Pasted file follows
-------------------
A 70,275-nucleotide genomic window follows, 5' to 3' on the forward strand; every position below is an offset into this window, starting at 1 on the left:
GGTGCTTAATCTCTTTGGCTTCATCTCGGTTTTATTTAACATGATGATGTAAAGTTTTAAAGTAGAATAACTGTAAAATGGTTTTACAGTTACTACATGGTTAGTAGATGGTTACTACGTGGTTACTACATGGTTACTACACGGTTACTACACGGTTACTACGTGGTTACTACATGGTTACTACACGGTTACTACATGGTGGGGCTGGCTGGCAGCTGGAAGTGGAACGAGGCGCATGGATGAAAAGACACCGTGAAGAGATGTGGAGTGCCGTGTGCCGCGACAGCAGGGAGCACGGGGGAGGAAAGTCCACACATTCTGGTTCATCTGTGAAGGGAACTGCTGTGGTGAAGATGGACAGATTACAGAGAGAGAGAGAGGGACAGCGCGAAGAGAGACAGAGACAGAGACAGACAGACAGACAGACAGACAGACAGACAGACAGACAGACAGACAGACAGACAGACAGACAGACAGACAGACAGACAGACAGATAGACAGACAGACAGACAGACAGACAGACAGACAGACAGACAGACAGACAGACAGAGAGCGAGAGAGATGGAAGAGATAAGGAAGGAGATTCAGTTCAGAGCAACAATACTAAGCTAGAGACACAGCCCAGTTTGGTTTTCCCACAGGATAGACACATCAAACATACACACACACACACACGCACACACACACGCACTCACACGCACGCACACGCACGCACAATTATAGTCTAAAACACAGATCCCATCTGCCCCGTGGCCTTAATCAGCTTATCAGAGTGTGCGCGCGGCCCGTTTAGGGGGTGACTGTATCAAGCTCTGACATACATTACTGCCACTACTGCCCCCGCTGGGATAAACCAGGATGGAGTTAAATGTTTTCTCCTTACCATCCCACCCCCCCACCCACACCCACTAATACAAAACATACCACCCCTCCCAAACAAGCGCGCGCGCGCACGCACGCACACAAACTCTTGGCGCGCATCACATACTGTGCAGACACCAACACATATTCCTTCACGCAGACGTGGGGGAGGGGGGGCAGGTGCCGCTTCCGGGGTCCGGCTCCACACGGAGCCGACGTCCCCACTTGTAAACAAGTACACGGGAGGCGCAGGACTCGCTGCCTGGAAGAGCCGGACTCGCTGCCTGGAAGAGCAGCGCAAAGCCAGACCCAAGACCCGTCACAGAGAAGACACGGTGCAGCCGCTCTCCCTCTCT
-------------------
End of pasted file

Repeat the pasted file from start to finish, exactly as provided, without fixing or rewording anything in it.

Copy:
A 70,275-nucleotide genomic window follows, 5' to 3' on the forward strand; every position below is an offset into this window, starting at 1 on the left:
GGTGCTTAATCTCTTTGGCTTCATCTCGGTTTTATTTAACATGATGATGTAAAGTTTTAAAGTAGAATAACTGTAAAATGGTTTTACAGTTACTACATGGTTAGTAGATGGTTACTACGTGGTTACTACATGGTTACTACACGGTTACTACACGGTTACTACGTGGTTACTACATGGTTACTACACGGTTACTACATGGTGGGGCTGGCTGGCAGCTGGAAGTGGAACGAGGCGCATGGATGAAAAGACACCGTGAAGAGATGTGGAGTGCCGTGTGCCGCGACAGCAGGGAGCACGGGGGAGGAAAGTCCACACATTCTGGTTCATCTGTGAAGGGAACTGCTGTGGTGAAGATGGACAGATTACAGAGAGAGAGAGAGGGACAGCGCGAAGAGAGACAGAGACAGAGACAGACAGACAGACAGACAGACAGACAGACAGACAGACAGACAGACAGACAGACAGACAGACAGACAGACAGACAGACAGACAGATAGACAGACAGACAGACAGACAGACAGACAGACAGACAGACAGACAGACAGACAGAGAGCGAGAGAGATGGAAGAGATAAGGAAGGAGATTCAGTTCAGAGCAACAATACTAAGCTAGAGACACAGCCCAGTTTGGTTTTCCCACAGGATAGACACATCAAACATACACACACACACACACGCACACACACACGCACTCACACGCACGCACACGCACGCACAATTATAGTCTAAAACACAGATCCCATCTGCCCCGTGGCCTTAATCAGCTTATCAGAGTGTGCGCGCGGCCCGTTTAGGGGGTGACTGTATCAAGCTCTGACATACATTACTGCCACTACTGCCCCCGCTGGGATAAACCAGGATGGAGTTAAATGTTTTCTCCTTACCATCCCACCCCCCCACCCACACCCACTAATACAAAACATACCACCCCTCCCAAACAAGCGCGCGCGCGCACGCACGCACACAAACTCTTGGCGCGCATCACATACTGTGCAGACACCAACACATATTCCTTCACGCAGACGTGGGGGAGGGGGGGCAGGTGCCGCTTCCGGGGTCCGGCTCCACACGGAGCCGACGTCCCCACTTGTAAACAAGTACACGGGAGGCGCAGGACTCGCTGCCTGGAAGAGCCGGACTCGCTGCCTGGAAGAGCAGCGCAAAGCCAGACCCAAGACCCGTCACAGAGAAGACACGGTGCAGCCGCTCTCCCTCTCT